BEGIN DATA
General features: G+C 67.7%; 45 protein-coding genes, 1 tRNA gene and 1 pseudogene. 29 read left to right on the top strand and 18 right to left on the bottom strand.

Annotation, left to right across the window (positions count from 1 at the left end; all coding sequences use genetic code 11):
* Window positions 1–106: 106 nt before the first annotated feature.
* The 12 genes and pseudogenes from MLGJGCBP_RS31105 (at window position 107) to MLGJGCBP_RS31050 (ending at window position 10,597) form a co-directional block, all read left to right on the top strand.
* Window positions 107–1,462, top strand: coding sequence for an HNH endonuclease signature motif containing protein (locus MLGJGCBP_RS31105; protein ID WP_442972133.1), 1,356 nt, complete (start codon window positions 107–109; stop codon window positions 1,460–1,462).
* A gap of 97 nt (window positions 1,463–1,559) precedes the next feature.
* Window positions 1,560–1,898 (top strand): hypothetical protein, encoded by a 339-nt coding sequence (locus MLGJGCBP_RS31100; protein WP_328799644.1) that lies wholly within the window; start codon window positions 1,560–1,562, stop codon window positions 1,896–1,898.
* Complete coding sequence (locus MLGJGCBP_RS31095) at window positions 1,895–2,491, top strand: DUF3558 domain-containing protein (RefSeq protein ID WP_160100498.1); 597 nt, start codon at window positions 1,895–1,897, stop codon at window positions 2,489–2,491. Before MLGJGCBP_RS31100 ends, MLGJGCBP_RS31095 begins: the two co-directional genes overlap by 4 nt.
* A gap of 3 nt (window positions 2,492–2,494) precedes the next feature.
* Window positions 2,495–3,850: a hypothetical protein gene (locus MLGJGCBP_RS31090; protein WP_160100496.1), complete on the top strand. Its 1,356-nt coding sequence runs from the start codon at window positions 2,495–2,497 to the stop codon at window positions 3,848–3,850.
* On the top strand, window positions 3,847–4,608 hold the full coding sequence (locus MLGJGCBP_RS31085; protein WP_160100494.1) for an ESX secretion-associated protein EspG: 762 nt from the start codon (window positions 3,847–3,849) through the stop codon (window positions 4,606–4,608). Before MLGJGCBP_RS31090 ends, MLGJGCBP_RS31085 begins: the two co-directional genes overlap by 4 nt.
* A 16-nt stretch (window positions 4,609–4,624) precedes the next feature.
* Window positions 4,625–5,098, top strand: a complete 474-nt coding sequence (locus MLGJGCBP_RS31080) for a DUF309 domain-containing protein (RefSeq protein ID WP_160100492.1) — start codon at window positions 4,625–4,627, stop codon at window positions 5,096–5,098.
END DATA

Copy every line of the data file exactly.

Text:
General features: G+C 67.7%; 45 protein-coding genes, 1 tRNA gene and 1 pseudogene. 29 read left to right on the top strand and 18 right to left on the bottom strand.

Annotation, left to right across the window (positions count from 1 at the left end; all coding sequences use genetic code 11):
* Window positions 1–106: 106 nt before the first annotated feature.
* The 12 genes and pseudogenes from MLGJGCBP_RS31105 (at window position 107) to MLGJGCBP_RS31050 (ending at window position 10,597) form a co-directional block, all read left to right on the top strand.
* Window positions 107–1,462, top strand: coding sequence for an HNH endonuclease signature motif containing protein (locus MLGJGCBP_RS31105; protein ID WP_442972133.1), 1,356 nt, complete (start codon window positions 107–109; stop codon window positions 1,460–1,462).
* A gap of 97 nt (window positions 1,463–1,559) precedes the next feature.
* Window positions 1,560–1,898 (top strand): hypothetical protein, encoded by a 339-nt coding sequence (locus MLGJGCBP_RS31100; protein WP_328799644.1) that lies wholly within the window; start codon window positions 1,560–1,562, stop codon window positions 1,896–1,898.
* Complete coding sequence (locus MLGJGCBP_RS31095) at window positions 1,895–2,491, top strand: DUF3558 domain-containing protein (RefSeq protein ID WP_160100498.1); 597 nt, start codon at window positions 1,895–1,897, stop codon at window positions 2,489–2,491. Before MLGJGCBP_RS31100 ends, MLGJGCBP_RS31095 begins: the two co-directional genes overlap by 4 nt.
* A gap of 3 nt (window positions 2,492–2,494) precedes the next feature.
* Window positions 2,495–3,850: a hypothetical protein gene (locus MLGJGCBP_RS31090; protein WP_160100496.1), complete on the top strand. Its 1,356-nt coding sequence runs from the start codon at window positions 2,495–2,497 to the stop codon at window positions 3,848–3,850.
* On the top strand, window positions 3,847–4,608 hold the full coding sequence (locus MLGJGCBP_RS31085; protein WP_160100494.1) for an ESX secretion-associated protein EspG: 762 nt from the start codon (window positions 3,847–3,849) through the stop codon (window positions 4,606–4,608). Before MLGJGCBP_RS31090 ends, MLGJGCBP_RS31085 begins: the two co-directional genes overlap by 4 nt.
* A 16-nt stretch (window positions 4,609–4,624) precedes the next feature.
* Window positions 4,625–5,098, top strand: a complete 474-nt coding sequence (locus MLGJGCBP_RS31080) for a DUF309 domain-containing protein (RefSeq protein ID WP_160100492.1) — start codon at window positions 4,625–4,627, stop codon at window positions 5,096–5,098.